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After 20 years of riding the ups and downs of the local hospitality industry, Galeb Rizek gave his Niagara Falls Boulevard motel a new name and a new look. Then he began searching for ways to infuse it with new life.

The Internet was his answer.

Within minutes of signing on with, an Internet-based central reservations system, Rizek's Scottish Inns received its first computer booking. Business has been steady in the month since.

"It has definitely filled rooms up," Rizek said of the service, to which he was introduced by the Niagara Falls Convention and Visitors Bureau. "It's going well."

CVB president Stan Rydelek said that the service represents "one of the biggest moves forward we will make in terms of tourism in Niagara Falls." Not only will it simplify operations for local business, but it will expose more potential visitors to the wonders of Niagara Falls -- and hopefully result in longer stays once they come here.

"Unfortunately, we don't have the longest average stays" for the estimated five to 10 million tourists descending on the area annually, Rydelek said. So he began looking at what other visitor bureaus do to attract people and extend their stays.

Again, the Internet was the answer.

"We noticed many bureaus were using a central reservation service, and that it had been very successful in increasing the average stays of visitors," he said. "Since we were looking for a creative way of creating more attention for the different attractions in the area," CVB officials began exploring the feasibility of employing such a service here.

"We went to our members and developed a list of potential problems with such an undertaking," Rydelek said. Then, CVB officials huddled with members of The Travel Team, a Buffalo-based travel management company offering connections to

"They were extremely well-prepared and answered all of the concerns presented," Rydelek said. "We were very impressed with the way they handled things," and ultimately agreed to present the program to CVB members.

"This is a service provided to our members only, and they can buy into it," said CVB membership coordinator Jane Schroeder. "They pay a one-time fee, as well as fees for reservations" generated through the Internet service.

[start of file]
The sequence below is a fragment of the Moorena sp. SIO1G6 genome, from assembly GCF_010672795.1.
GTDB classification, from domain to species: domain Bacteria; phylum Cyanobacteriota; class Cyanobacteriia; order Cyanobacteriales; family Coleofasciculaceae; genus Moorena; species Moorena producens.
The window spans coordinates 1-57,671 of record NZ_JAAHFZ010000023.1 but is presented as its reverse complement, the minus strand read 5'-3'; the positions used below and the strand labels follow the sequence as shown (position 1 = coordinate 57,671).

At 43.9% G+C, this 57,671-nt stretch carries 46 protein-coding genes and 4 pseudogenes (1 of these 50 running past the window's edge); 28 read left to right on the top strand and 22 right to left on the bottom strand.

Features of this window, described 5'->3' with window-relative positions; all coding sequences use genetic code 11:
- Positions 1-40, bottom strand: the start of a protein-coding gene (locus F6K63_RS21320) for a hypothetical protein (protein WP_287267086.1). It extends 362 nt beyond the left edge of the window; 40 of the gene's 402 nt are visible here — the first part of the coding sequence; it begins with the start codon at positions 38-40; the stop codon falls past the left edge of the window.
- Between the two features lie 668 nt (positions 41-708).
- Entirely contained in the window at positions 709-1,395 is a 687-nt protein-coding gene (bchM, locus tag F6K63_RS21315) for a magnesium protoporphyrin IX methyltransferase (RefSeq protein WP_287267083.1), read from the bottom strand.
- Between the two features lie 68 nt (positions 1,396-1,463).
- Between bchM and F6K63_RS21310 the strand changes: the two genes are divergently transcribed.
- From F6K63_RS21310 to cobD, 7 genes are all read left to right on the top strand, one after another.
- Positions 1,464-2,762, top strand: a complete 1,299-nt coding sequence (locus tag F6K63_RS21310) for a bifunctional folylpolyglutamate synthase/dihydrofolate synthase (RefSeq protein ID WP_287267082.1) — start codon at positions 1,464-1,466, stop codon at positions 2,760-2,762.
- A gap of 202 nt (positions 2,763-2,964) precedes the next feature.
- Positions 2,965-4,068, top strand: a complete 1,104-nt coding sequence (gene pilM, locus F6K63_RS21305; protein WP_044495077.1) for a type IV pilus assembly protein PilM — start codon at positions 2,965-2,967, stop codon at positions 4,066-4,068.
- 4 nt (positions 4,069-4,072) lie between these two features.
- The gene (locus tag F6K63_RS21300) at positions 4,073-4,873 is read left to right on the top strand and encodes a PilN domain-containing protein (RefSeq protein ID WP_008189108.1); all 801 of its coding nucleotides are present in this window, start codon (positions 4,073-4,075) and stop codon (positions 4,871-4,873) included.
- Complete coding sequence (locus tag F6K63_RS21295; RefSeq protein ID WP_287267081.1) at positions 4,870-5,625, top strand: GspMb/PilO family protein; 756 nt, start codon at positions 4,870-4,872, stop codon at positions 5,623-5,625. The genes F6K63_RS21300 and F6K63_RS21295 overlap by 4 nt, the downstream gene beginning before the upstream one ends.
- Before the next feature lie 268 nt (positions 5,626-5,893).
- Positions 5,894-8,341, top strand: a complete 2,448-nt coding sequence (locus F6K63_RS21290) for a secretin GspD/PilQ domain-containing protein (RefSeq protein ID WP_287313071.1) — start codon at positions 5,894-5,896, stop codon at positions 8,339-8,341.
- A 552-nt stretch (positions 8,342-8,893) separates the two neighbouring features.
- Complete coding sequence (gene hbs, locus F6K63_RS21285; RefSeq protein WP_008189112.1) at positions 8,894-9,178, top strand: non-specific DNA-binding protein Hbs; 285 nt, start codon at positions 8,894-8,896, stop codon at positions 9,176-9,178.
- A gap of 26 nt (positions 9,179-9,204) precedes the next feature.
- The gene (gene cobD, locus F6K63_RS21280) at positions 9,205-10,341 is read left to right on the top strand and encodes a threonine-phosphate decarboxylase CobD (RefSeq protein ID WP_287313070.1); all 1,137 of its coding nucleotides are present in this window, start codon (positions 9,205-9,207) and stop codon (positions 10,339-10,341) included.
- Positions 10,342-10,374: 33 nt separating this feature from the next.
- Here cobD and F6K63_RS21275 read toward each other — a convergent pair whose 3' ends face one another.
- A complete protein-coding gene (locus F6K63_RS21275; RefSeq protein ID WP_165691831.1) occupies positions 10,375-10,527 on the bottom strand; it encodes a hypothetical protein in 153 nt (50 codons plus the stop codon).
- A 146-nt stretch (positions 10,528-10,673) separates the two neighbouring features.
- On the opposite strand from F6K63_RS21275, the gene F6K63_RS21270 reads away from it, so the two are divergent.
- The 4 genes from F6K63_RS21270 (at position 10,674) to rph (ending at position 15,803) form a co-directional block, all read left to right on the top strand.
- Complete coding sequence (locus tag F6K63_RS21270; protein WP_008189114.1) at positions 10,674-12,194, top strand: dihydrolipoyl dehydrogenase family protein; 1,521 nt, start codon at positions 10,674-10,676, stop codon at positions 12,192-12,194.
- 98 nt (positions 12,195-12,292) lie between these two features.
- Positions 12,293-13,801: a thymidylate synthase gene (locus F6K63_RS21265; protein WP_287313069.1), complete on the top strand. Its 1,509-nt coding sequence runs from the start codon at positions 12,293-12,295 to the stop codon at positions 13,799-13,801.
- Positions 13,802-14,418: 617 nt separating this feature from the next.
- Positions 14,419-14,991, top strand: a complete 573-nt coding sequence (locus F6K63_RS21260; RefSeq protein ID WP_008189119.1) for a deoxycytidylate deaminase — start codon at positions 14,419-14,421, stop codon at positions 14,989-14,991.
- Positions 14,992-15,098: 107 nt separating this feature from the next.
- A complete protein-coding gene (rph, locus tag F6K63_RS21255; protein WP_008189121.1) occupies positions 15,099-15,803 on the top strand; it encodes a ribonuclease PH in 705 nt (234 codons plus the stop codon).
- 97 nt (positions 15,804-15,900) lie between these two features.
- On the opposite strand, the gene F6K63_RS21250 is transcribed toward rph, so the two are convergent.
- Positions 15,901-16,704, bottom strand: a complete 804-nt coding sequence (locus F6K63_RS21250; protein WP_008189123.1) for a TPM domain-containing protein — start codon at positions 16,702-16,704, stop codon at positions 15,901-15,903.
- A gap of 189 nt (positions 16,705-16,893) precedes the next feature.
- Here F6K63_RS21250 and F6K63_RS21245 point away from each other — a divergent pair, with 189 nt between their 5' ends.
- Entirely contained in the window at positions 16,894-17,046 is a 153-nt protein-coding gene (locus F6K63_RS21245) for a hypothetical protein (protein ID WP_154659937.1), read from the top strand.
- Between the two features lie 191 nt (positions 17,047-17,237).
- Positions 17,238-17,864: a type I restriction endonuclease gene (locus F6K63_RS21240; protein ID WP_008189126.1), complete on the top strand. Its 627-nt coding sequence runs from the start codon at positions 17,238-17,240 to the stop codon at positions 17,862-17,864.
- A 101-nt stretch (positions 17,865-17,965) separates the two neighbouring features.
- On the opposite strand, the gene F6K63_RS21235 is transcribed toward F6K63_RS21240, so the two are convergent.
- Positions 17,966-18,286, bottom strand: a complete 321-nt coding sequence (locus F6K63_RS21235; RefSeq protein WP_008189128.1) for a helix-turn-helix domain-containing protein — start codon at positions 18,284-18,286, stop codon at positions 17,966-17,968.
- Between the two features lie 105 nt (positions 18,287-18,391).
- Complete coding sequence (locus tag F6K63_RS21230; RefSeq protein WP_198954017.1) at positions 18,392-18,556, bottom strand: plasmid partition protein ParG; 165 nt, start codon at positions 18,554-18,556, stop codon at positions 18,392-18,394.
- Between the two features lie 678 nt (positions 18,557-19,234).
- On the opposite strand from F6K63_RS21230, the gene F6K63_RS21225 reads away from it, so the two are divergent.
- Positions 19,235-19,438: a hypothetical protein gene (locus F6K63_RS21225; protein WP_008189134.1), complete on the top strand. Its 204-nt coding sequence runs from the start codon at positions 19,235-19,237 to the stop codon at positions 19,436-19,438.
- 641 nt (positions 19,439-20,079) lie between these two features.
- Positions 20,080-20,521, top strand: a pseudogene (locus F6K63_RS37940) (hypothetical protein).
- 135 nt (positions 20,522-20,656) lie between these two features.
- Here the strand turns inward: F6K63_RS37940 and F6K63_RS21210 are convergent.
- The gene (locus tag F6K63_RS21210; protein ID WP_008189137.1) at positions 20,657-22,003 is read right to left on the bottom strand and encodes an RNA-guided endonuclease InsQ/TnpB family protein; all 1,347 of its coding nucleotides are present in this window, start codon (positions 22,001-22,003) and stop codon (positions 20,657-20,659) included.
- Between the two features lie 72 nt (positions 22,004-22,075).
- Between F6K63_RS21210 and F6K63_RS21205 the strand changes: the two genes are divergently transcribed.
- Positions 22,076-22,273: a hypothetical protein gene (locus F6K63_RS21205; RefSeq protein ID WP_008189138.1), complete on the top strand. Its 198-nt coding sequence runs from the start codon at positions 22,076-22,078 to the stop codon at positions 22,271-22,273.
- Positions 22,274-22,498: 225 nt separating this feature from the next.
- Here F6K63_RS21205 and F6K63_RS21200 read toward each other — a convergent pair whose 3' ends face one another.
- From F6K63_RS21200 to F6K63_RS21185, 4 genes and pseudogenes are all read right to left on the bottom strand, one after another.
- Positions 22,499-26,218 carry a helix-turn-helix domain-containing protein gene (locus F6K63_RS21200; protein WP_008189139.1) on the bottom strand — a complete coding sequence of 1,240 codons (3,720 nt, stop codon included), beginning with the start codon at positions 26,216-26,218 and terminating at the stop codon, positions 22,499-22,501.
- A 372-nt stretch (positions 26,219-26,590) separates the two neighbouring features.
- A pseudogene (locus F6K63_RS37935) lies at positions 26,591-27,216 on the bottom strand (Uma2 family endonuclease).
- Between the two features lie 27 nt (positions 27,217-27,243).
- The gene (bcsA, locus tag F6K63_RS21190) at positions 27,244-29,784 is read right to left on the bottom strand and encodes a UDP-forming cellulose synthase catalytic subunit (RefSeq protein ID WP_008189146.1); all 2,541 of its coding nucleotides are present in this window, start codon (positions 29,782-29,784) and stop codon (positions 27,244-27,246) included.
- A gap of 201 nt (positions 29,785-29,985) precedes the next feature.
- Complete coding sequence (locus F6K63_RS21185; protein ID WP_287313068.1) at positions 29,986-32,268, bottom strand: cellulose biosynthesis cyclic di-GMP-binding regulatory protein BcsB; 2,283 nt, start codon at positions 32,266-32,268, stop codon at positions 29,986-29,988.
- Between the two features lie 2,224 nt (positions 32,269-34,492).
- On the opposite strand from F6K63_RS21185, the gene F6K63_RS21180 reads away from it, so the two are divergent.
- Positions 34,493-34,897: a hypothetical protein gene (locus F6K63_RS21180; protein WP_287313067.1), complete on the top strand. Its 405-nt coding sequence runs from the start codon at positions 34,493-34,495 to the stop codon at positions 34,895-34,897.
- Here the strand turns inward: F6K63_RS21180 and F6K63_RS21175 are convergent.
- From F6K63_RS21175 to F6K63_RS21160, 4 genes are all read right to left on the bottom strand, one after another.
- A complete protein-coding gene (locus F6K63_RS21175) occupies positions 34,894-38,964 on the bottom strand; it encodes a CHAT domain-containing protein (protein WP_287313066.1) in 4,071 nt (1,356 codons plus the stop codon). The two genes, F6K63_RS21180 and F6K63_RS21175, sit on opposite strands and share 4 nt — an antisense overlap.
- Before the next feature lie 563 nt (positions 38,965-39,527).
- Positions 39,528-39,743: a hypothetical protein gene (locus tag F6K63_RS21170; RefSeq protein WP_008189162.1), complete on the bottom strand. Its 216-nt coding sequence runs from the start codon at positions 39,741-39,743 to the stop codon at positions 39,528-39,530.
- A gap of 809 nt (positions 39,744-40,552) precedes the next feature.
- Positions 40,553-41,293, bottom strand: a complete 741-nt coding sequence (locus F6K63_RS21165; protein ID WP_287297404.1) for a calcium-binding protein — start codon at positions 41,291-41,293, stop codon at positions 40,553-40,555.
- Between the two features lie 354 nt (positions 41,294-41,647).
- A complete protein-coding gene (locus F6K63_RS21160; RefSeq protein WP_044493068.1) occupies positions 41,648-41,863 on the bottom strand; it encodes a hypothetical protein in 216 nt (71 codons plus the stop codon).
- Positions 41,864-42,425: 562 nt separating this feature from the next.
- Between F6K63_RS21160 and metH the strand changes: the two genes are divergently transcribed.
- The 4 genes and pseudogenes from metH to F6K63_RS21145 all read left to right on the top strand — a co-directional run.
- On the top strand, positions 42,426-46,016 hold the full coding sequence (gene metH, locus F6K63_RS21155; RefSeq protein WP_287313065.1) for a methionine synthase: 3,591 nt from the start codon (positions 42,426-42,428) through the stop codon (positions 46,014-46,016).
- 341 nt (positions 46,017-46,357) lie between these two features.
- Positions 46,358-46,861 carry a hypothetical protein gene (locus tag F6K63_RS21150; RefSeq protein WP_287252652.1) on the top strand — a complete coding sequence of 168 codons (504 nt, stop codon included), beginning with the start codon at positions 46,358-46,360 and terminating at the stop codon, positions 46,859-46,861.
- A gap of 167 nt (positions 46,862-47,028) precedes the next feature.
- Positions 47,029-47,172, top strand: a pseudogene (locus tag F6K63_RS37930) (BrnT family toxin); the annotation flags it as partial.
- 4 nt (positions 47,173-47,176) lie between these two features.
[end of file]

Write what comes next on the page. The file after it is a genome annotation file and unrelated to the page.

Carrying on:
"It's just like buying tickets through Fantastix," Ms. Schroeder said. "(The price) isn't high. It's not an exorbitant amount of money."

Ms. Schroeder said that the CVB typically gets "lots of phone calls from people believing we make reservations -- we don't. We realized this was a service we really need here."

Potential visitors can reach the reservation system by logging directly on to the web page, or by visiting the "accommodations" link on the official Niagara Falls CVB website at

A web page for each participating spot (currently nine: Atlantic City, Palm Springs, San Diego, Las Vegas, Ocean City, N.J., Orlando, Phoenix and Hawaii joining Niagara Falls) details what accommodations and attractions are available and in what price categories, Travel Team marketing manager Ron Luczak said.

Questioners are linked to a "reservation specialist" -- currently based at a call center in Seattle, but with another scheduled to open in Buffalo later this year -- for specific questions about particular destinations: proximity to the falls, to shopping centers, to other attractions.

"Reservation specialists" are brought to each destination city to be educated about attractions, layout and the like, Luczak said. They are armed with maps so they can be as familiar as possible with the locations they are touting.

Rydelek said that one of the biggest advantages to the program was its "McDonald's-like" menu suggestions.

"You know how they always ask, 'Would you like fries or an apple pie with that?' Well, (reservation specialists) ask (clients) if they would consider other attractions during their stay. It creates a sense of there being a lot of things to do and see in the area.

"The suggestion of it would hopefully generate an extended length of stay" for future visitors, he said.

Early bugs have already been worked out of the system, Ms. Schroeder said: the listing of the Native American Center (the long-since closed Turtle), as well as as few sites, such as the Butterfly Conservatory, on the Canadian side.

"It was a mistake. People are human," Ms. Schroeder said.

Luczak explained that "with changes in the travel industry -- so many people doing their dealings on the Internet -- it was a natural marriage for ourselves and the Internet. It represented a way to grow our business and offer a service to hotels we have partnered with."

"It's very inexpensive advertising -- that's one way to look at it," he said. "It allows hotels to sell more inventory over the Internet."

Luczak said that has been in operation since 1988, and "we anticipate each new client experiences at least a 30 percent increase in sale."

"As the system grows (and more businesses come on board), those numbers tend to increase," Luczak said. "As the word gets out, smaller properties will come on. We have several now enjoying advance computerized bookings for the first time in their existence."

For many tourists, using means incurring a non-refundable room-booking fee (usually added to the room cost), Luczak said. The fee "is absorbed by participating hotels in Niagara Falls," he said.

Rizek said that he joined the Falls CVB primarily for the opportunity to deal with He's already glad he did -- but the true test may be in the off-season. "It may help" with that slow period, he said.

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